I certainly never pretended to be an expert on all disabilities, or indeed even on blindness in general. Still, if you’re going to write a blog about how to treat people with disabilities, you might want to practice what you preach. Most of the time, I do: I do my best to be sensitive. I try not to ask intrusive questions (unless I have permission) and I try to do my own research so that I’m not wandering around in a state of complete ignorance. This isn’t perfect insurance, though.

I interact with an awful lot of people who are blind. I know many of them personally, but I also follow a lot of them on social media. I don’t go out of my way to befriend them, but it’s good to know what everyone is up to. We can be a remarkably helpful community when we’re not busy judging each other. But I confess my knowledge of other disabilities is extremely limited. I have almost no experience with those who are hearing impaired. I only know a handful of people in wheelchairs. I’ve known a couple of people with mild autism, but not well. My experience with developmental disabilities is even more scant. So, I occasionally make the same types of mistakes sighted people make when getting to know blind people. And it dismays me every time.

Just the other day, I was chatting with a friend of mine who has cerebral palsy and who is also blind. He uses a wheelchair for longer distances, and I found myself asking, “Oh, how does that work when you can’t see? Do you have to be led?” Of course, it was an honest question, and I meant no offence at all. Like so many well-intentioned questions, though, it was a careless one. He responded with, “Led? What am I, a dog?” he then said, “I can usually follow voices.” He was gracious enough to let us both laugh it off, but it was an awkward moment, for me especially. In this area, I realized, I was as clueless as the average sighted person asking silly questions on the street. Yes, he is a friend, and yes, I meant well, but I didn’t even consider the possibility that it might have been better to either rephrase my question or just google it later and ask him how much of the information applied to him. It’s always a shock when you realize that you’re doing to others what you don’t want done to yourself.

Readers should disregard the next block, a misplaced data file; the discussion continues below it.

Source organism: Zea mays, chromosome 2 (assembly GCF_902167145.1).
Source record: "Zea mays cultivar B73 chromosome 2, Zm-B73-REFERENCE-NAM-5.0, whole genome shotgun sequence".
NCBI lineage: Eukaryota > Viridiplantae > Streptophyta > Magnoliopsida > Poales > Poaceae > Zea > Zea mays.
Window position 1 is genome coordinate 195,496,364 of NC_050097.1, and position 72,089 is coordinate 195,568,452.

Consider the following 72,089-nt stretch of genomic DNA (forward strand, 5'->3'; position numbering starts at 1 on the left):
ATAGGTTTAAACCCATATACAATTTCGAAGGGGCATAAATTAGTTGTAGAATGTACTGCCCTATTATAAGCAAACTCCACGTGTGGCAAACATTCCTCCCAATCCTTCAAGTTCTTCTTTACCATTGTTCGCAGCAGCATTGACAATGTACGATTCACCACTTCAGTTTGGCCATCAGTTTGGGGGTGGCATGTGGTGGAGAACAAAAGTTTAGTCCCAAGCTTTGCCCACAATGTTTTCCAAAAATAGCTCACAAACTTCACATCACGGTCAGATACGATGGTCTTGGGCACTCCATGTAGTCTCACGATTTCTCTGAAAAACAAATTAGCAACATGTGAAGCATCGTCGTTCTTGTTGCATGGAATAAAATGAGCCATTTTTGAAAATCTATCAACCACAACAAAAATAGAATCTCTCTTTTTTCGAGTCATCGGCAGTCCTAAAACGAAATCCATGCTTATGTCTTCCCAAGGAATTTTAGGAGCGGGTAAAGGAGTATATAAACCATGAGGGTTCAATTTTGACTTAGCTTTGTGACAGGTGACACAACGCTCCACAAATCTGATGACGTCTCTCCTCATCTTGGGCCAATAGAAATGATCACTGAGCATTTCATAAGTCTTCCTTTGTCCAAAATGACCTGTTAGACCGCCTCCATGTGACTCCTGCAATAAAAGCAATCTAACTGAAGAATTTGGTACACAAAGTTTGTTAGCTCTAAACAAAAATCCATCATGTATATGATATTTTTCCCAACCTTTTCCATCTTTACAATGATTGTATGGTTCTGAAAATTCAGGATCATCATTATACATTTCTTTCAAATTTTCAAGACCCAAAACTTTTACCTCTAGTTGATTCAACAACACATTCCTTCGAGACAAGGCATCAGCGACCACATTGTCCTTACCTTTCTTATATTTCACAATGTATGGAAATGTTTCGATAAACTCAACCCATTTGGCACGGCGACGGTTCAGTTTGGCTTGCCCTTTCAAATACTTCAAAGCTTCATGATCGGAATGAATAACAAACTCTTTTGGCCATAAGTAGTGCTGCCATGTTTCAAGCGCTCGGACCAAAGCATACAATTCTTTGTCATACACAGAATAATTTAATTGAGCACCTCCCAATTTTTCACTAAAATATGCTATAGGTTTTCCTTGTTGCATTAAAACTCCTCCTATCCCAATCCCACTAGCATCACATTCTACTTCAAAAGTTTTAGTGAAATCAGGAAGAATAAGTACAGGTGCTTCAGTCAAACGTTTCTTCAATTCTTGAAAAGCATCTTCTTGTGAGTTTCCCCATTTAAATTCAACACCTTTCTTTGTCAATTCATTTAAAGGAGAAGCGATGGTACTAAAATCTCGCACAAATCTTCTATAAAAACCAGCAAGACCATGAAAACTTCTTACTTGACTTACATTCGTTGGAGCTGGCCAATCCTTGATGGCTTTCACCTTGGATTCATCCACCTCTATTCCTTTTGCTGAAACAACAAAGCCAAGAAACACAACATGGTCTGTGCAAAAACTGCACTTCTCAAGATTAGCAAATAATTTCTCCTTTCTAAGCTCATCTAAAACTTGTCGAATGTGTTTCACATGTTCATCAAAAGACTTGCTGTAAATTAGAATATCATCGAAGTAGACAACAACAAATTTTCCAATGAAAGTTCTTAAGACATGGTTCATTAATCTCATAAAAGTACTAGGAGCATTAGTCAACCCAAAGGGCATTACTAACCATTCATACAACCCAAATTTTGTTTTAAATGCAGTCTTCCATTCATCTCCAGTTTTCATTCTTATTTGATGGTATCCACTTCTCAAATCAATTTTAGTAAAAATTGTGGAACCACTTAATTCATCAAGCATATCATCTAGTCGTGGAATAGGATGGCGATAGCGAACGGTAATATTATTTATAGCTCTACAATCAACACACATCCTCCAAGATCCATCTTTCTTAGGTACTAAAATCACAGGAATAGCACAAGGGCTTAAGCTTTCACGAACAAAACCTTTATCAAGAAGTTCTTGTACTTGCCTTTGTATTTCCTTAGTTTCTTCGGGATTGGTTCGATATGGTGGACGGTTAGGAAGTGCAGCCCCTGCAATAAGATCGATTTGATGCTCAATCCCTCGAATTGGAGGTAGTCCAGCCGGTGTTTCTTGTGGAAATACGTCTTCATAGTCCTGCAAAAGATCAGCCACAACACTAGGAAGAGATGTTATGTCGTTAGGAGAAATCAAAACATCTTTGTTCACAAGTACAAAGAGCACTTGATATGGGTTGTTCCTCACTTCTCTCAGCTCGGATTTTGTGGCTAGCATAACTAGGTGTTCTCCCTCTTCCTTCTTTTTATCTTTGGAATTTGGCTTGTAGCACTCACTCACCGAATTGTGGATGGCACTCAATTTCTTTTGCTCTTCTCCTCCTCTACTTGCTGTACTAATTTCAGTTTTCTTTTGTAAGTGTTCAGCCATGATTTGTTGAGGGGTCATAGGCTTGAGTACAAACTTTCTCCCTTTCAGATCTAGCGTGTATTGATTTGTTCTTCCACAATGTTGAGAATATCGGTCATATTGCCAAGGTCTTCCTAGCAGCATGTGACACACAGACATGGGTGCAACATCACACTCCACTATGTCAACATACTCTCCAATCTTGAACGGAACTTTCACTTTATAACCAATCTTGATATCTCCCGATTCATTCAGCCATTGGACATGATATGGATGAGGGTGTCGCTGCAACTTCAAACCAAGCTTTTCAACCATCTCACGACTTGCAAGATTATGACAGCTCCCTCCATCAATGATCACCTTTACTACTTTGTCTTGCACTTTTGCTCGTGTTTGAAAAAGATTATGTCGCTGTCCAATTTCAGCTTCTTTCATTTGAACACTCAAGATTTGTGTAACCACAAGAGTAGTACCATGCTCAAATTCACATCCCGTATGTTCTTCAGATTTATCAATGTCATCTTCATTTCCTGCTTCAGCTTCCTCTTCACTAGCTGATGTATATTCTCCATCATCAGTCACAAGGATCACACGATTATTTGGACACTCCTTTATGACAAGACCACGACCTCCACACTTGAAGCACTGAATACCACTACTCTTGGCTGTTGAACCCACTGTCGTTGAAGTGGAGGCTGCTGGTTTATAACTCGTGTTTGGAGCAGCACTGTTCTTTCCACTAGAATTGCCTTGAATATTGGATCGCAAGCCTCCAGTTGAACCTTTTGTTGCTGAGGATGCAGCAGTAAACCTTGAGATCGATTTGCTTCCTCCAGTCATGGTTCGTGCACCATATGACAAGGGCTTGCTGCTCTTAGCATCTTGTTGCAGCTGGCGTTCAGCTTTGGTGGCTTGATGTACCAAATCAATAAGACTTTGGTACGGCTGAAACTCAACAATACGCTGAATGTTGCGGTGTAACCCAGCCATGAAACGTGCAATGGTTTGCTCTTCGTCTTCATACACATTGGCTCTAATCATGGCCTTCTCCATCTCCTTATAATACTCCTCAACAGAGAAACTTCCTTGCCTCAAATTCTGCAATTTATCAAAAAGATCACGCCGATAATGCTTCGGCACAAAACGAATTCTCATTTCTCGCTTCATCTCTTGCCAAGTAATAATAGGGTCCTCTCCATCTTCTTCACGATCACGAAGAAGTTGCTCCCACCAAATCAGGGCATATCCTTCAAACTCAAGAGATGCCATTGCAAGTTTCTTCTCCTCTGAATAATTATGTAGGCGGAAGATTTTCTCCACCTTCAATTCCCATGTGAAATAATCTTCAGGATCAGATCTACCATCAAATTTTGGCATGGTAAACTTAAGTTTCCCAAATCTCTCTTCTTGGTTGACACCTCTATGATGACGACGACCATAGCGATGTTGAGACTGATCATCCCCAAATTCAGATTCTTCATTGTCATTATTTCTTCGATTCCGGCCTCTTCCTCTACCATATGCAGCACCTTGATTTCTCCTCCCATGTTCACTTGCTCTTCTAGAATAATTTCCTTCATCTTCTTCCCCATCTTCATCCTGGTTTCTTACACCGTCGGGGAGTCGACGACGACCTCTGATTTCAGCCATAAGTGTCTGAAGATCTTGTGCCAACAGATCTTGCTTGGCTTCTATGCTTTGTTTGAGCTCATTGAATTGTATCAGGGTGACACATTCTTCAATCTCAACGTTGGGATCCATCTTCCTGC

I’ve had some equally awkward moments when physically interacting with people. A few years ago, at a university orientation, there was a student in a wheelchair. I don’t know her at all, so I have no idea whether it was temporary confinement or whether she had a permanent disability. Either way, I remember being upset because none of the other students was bothering to talk to her. She was sitting by herself, while everyone flowed around her like current around an obstacle. I’m sure they weren’t trying to be exclusive or malicious. They probably didn’t think anything of it, or, if they did notice her, they probably felt shy. It’s difficult enough to approach strangers as a nervous young student, and harder still if you feel like you might make an idiot of yourself. I’m sad to say that, while I wanted to go and speak to her, I felt stuck. Should I go over and stand beside her? Say hi? Would it be more appropriate to kneel down beside the chair so we’re at the same level? Should I just leave her alone? And on and on.

This is difficult for me to admit, because I find it really shameful. I thought I was above this sort of thing, but I’m beginning to think that few of us are. After the recent incident with my blind friend, I promised myself that I would get better at this. I will educate myself as much as I can, as sensitively as I can. Others will probably think I’m being unreasonably careful, but treading softly seems in order here, at least in some cases. Until I have legions of friends with diverse disabilities whom I can pester with questions, I will have to rely on whatever research I can do on my own. I never want to put myself in a position where I have absolutely no idea what I’m talking about. At worst I will cause offence, but even at best, I’ll feel woefully uninformed. And there’s just no excuse for that. And the shyness? The refusal to meet new people just because I’m frozen with indecision? That has to go.

I imagine many people with disabilities are far better-informed than I am. It might, however, be a good idea to take stock of your current knowledge and determine whether you might be at risk of committing the same cardinal sins as so many able-bodied people. No, it’s not the end of the world if you make a mistake, and no, you don’t have to go to the lengths I plan to go. But I imagine there’s enough humble pie to go around, at least for most of us. Dig in!